Prior to the start of the season, Forest weren’t given much chance of success with many tipping them to be relegated. Favourites for the Championship that season were Liverpool with both Ipswich and Manchester City tipped to run them close. Manchester United had a good team and Everton, who had reached the League Cup final and FA Cup semi-final only months earlier were also tipped to have a good season. Forest weren’t mentioned as contenders at all as they were considered a team made up of misfits and journeymen. Even the normally confident Martin O’Neill confessed to wondering whether they would be good enough to survive. Most media outlets wrote the side off.

Off to a flier – Everton v Nottingham Forest

The background to the game centred on the decision to reduce the capacity of Goodison Park from 56,000 to 35,000 under the Safety of Sports Grounds Act (1975). The club were required to make £250,000 worth of safety improvements to entrances and exits to bring the capacity back up but didn’t make the improvements in time. A reduced capacity of 38,000 attended.

Everton were parading new signings, Goalkeeper George Wood from Blackpool and Left winger, Dave Thomas from Queens Park Rangers. The teams lined up as follows:

Everton                  Nottingham Forest

George Wood                                  John Middleton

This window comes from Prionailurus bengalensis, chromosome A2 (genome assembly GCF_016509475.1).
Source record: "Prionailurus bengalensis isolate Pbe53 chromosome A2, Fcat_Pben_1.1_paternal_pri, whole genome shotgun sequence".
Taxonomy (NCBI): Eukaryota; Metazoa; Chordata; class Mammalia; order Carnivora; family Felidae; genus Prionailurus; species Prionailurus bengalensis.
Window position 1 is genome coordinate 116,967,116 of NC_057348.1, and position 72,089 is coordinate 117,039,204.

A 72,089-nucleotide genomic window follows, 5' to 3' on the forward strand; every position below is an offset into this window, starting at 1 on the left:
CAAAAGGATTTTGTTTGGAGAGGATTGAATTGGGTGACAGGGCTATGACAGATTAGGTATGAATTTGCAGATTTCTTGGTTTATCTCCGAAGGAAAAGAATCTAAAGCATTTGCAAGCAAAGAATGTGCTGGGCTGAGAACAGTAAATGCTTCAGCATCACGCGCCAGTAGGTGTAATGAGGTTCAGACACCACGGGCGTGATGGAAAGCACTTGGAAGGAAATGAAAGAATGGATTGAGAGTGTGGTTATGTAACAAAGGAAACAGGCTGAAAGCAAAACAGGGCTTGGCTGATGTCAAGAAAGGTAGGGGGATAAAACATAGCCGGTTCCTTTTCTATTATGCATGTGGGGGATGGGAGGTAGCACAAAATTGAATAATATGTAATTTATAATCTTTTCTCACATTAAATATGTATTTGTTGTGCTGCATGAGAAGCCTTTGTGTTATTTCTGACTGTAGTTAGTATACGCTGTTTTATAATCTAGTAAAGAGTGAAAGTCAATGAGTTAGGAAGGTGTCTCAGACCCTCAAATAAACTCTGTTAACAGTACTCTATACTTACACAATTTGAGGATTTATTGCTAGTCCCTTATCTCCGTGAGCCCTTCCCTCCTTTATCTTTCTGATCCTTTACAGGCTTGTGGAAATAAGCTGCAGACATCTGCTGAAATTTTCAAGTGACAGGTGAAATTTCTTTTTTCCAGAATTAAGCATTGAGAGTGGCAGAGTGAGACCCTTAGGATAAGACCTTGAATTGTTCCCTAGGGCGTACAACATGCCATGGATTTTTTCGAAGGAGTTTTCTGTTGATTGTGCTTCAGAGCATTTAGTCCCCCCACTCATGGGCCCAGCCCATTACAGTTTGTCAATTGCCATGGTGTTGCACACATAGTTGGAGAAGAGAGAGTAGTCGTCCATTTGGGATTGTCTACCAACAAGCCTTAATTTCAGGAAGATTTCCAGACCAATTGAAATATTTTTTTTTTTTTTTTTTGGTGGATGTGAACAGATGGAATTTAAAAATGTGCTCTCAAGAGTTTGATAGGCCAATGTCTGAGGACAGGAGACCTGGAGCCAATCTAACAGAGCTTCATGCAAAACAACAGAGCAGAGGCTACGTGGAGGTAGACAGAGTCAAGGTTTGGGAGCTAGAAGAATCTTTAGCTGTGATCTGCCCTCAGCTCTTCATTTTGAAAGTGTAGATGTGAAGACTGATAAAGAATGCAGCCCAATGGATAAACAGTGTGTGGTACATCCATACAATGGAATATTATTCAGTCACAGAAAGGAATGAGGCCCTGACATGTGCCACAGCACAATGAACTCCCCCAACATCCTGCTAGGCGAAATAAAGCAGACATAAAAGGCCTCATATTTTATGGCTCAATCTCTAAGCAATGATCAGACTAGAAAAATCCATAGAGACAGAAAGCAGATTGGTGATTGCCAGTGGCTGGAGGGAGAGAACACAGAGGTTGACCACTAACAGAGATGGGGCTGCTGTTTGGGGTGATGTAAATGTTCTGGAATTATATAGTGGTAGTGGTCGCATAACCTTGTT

Terry Darracott                                 Viv Anderson

Mike Pejic                                        Frank Clark

Mike Lyons                                      John McGovern

Mark Higgins                                   Larry Lloyd

Dave Jones                                     Kenny Burns

Roger Kenyon                                 Martin O’Neill

Andy King                                       Ian Bowyer

Duncan McKenzie                          Tony Woodcock

Jim Pearson                                   Peter Withe

Dave Thomas                                John Robertson

From the off, Everton went at the Forest defence, forcing them to defend heroically for the first 20 minutes. It was a fine, sunny day and the crowd were definitely up for the game. Forest players have since have spoken about the hostile atmosphere that day. In the 20th minute, Forest made one of their rare breaks and forced a corner. John Robertson fired it in and boyhood Evertonian Peter Withe, as he would do on many more occasions that season, nodded in the opener.

That typified the rest of the game. Everton forcing the play with Forest defending solidly, with John McGovern making them tick from the heart of midfield. Then counter attacking with style and pace. On 38 minutes, a John Robertson shot made it 2-0 before Jim Pearson pulling a goal back for Everton just before half-time. The second half continued in the same vein with Martin O’Neill sealing the 3-1 victory on 77 minutes.

Everton fans were shell-shocked, I know I was. I didn’t know how good Forest were and given their apparently unremarkable line-up, my focus was on how poor Everton were. The reality, of course, was that Everton were beaten by the better team and that team was pretty special. After the game, Dave Jones remarking on his head to head with John Robertson stated he’d had one of his hardest games at fullback. Forest actually could have scored more.

Enter Bill Shankly